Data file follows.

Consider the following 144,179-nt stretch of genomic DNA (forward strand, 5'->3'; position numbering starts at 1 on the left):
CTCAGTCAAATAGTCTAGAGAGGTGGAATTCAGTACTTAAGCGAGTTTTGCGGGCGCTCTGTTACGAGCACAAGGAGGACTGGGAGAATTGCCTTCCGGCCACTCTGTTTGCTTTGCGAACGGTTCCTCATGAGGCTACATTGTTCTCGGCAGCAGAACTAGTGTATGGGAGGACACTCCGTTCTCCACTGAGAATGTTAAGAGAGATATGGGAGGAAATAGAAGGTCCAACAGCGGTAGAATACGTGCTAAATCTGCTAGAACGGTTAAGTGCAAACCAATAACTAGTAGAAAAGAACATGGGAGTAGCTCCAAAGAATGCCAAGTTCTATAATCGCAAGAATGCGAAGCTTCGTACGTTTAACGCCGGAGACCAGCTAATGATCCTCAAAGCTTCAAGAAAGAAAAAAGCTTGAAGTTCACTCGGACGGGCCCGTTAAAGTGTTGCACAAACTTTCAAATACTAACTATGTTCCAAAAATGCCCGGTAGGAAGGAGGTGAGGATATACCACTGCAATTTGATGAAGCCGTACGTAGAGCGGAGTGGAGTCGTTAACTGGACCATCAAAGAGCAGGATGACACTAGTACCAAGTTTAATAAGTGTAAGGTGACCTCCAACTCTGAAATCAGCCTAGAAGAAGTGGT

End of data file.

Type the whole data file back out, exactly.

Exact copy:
Consider the following 144,179-nt stretch of genomic DNA (forward strand, 5'->3'; position numbering starts at 1 on the left):
CTCAGTCAAATAGTCTAGAGAGGTGGAATTCAGTACTTAAGCGAGTTTTGCGGGCGCTCTGTTACGAGCACAAGGAGGACTGGGAGAATTGCCTTCCGGCCACTCTGTTTGCTTTGCGAACGGTTCCTCATGAGGCTACATTGTTCTCGGCAGCAGAACTAGTGTATGGGAGGACACTCCGTTCTCCACTGAGAATGTTAAGAGAGATATGGGAGGAAATAGAAGGTCCAACAGCGGTAGAATACGTGCTAAATCTGCTAGAACGGTTAAGTGCAAACCAATAACTAGTAGAAAAGAACATGGGAGTAGCTCCAAAGAATGCCAAGTTCTATAATCGCAAGAATGCGAAGCTTCGTACGTTTAACGCCGGAGACCAGCTAATGATCCTCAAAGCTTCAAGAAAGAAAAAAGCTTGAAGTTCACTCGGACGGGCCCGTTAAAGTGTTGCACAAACTTTCAAATACTAACTATGTTCCAAAAATGCCCGGTAGGAAGGAGGTGAGGATATACCACTGCAATTTGATGAAGCCGTACGTAGAGCGGAGTGGAGTCGTTAACTGGACCATCAAAGAGCAGGATGACACTAGTACCAAGTTTAATAAGTGTAAGGTGACCTCCAACTCTGAAATCAGCCTAGAAGAAGTGGT